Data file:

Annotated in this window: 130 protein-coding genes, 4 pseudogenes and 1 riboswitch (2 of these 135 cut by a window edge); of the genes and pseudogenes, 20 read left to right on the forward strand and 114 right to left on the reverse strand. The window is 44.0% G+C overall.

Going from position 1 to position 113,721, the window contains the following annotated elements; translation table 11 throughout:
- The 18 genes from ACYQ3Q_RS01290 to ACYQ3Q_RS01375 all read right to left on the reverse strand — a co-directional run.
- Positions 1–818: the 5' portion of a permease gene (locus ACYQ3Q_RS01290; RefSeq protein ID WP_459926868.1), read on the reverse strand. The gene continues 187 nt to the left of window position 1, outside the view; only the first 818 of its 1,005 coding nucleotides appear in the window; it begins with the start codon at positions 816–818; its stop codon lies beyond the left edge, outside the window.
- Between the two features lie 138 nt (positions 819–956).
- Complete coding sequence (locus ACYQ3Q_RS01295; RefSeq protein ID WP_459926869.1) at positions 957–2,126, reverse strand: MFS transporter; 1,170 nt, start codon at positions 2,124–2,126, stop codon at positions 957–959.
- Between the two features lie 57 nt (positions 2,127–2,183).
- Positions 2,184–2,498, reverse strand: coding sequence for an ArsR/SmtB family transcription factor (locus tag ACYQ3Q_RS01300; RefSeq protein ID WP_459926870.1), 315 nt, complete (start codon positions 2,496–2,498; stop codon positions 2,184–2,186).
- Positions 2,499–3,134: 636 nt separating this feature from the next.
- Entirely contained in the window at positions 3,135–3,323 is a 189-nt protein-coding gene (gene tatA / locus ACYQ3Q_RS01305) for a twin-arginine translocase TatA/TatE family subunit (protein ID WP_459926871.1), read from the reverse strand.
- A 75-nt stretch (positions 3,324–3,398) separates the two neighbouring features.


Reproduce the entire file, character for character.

Annotated in this window: 130 protein-coding genes, 4 pseudogenes and 1 riboswitch (2 of these 135 cut by a window edge); of the genes and pseudogenes, 20 read left to right on the forward strand and 114 right to left on the reverse strand. The window is 44.0% G+C overall.

Going from position 1 to position 113,721, the window contains the following annotated elements; translation table 11 throughout:
- The 18 genes from ACYQ3Q_RS01290 to ACYQ3Q_RS01375 all read right to left on the reverse strand — a co-directional run.
- Positions 1–818: the 5' portion of a permease gene (locus ACYQ3Q_RS01290; RefSeq protein ID WP_459926868.1), read on the reverse strand. The gene continues 187 nt to the left of window position 1, outside the view; only the first 818 of its 1,005 coding nucleotides appear in the window; it begins with the start codon at positions 816–818; its stop codon lies beyond the left edge, outside the window.
- Between the two features lie 138 nt (positions 819–956).
- Complete coding sequence (locus ACYQ3Q_RS01295; RefSeq protein ID WP_459926869.1) at positions 957–2,126, reverse strand: MFS transporter; 1,170 nt, start codon at positions 2,124–2,126, stop codon at positions 957–959.
- Between the two features lie 57 nt (positions 2,127–2,183).
- Positions 2,184–2,498, reverse strand: coding sequence for an ArsR/SmtB family transcription factor (locus tag ACYQ3Q_RS01300; RefSeq protein ID WP_459926870.1), 315 nt, complete (start codon positions 2,496–2,498; stop codon positions 2,184–2,186).
- Positions 2,499–3,134: 636 nt separating this feature from the next.
- Entirely contained in the window at positions 3,135–3,323 is a 189-nt protein-coding gene (gene tatA / locus ACYQ3Q_RS01305) for a twin-arginine translocase TatA/TatE family subunit (protein ID WP_459926871.1), read from the reverse strand.
- A 75-nt stretch (positions 3,324–3,398) separates the two neighbouring features.